Taken from:
Taken from:

We can immediately see from various sources that React undeniably is one of the most seeking front-end library that companies use next to Angular. So it is safe to say that you can invest your time on this technology if job market is your concern.

Here are some of the companies that now adapts React as their front-end library:

Aside from Facebook which is the company behind the making of React, companies such as AirBnb, PayPal, Netflix, Twitter, reddit, and Lyft just to name a few. Many more companies, including medium to enterprise-level companies are now adapting React from small scale down to big projects these days.

Because of this, you can be sure that the job market in React is so huge and you won’t be missing out in learning it in 2019 still.

As long as there are big guns backing up the library, you won’t get mistaken in investing your time on it as the companies that are adapting it is growing and it won’t stop growing anytime soon.

Loved by lots of Developers

You can be sure that it has been loved by thousands of developers worldwide which means there is a lot of adoption going onto the technology other than the fact that lots of companies are adopting it.

Most used front-end technology from stateofjs
Most-loved libraries/frameworks used by developers in 2018. A survey conducted by StackOverflow worldwide

At the whole year of 2018, React came 2nd next to TensorFlow as one of the most loved libraries/frameworks used by Developers in StackOverFlow and awarded as the most used framework by StateOfJs.

This should not come as a surprise since React has been widely adopted the past couple of years.

Stable library

Companies that uses React. Credits to

With facebook and some companies backing it up as well as with growing open-source community, React won’t go away anytime soon in 2019.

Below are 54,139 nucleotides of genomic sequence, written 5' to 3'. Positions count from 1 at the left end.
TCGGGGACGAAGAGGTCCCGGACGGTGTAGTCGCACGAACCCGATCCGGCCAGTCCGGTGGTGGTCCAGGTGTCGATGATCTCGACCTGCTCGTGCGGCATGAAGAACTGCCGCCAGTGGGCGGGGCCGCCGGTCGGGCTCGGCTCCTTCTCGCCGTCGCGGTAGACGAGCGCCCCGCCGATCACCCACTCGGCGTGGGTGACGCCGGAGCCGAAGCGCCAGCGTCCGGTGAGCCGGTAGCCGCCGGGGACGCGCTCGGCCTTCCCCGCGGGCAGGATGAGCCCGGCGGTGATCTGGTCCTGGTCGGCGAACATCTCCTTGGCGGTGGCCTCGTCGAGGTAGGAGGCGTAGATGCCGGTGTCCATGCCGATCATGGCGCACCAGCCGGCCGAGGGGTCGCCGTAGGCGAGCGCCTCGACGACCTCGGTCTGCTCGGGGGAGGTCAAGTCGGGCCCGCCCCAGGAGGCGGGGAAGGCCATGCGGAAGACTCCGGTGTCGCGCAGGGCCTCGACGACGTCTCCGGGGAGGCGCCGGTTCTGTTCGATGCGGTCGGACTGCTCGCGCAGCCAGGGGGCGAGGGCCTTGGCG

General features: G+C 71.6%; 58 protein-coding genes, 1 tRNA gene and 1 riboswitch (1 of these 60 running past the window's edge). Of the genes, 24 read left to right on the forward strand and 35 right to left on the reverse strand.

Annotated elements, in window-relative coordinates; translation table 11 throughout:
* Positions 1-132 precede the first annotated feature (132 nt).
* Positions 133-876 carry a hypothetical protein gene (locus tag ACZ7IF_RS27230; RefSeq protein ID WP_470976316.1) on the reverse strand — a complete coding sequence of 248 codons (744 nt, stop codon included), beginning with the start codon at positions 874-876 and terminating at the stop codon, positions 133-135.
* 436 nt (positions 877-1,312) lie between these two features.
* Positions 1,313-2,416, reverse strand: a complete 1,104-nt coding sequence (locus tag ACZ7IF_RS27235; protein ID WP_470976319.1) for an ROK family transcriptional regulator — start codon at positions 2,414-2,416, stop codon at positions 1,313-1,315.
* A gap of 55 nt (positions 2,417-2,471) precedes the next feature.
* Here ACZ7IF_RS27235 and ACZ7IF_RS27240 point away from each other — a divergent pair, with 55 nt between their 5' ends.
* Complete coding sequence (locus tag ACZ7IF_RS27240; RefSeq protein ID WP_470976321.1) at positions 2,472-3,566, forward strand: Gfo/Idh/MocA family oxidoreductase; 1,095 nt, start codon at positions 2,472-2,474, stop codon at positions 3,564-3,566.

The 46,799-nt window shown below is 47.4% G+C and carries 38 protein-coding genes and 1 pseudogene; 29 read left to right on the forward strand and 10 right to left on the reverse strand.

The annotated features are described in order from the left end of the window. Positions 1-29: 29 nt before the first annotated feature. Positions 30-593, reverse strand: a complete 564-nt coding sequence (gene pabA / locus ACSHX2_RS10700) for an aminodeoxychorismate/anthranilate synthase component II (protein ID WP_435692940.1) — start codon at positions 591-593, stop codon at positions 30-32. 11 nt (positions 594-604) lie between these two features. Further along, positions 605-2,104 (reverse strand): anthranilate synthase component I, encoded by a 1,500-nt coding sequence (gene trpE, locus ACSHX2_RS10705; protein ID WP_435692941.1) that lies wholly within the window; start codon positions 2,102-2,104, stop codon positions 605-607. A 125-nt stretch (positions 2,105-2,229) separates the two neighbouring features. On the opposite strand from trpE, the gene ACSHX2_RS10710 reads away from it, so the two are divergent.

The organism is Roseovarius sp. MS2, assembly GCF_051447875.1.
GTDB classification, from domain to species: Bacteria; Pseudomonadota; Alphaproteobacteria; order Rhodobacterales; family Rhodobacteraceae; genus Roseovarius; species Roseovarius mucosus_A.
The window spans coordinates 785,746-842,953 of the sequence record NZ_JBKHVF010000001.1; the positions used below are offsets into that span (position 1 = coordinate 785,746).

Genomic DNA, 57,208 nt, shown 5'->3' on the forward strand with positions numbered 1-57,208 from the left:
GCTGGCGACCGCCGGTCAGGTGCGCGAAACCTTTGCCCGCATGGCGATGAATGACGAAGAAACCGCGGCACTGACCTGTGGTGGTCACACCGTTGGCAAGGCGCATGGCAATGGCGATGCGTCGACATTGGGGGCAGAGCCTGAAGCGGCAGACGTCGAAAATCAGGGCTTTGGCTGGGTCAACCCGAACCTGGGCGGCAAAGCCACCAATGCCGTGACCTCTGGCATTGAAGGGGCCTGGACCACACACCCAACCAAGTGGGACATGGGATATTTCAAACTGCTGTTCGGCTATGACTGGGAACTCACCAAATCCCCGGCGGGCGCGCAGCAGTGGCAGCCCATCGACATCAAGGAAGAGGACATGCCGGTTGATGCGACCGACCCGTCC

It will continue to exist as one of the best front-end libraries to use in front-end web apps for the years to come.

Active open-source community

With more developers contributing in the ever-growing ecosystem of React, I think it is safe to say that it will grow for the years to come.

I am sure that developers these days are tired of looking for another “emerging” libraries in front-end arena and just wants to settle with the best stable javascript library they can ever find so that they can simply focus on building things. Javascript fatigue is real.

Adopting more stable javascript library and get things done are few of the best strategies a developer can do.


With all the pros we have read so far, let us examine the cons of investing your time in React ecosystem. Here are some of them:

Documentation can lose you

A good documentation is vital for adopters to understand the whole purpose of your library. Documentation for React could lose you, but it is improving over time.

I remembered taking a look at their documentation way back 2015 and I was not able to totally understand on how to get started or integrate it in my existing projects.

You need to assemble the parts on your own (React Router, Redux, MobX, etc.)

One disadvantage React has is you need to assemble the libraries you need on your own. There is a couple of libraries for implementations you need such as deciding which state management library you need (e.g. Redux, MobX, etc.).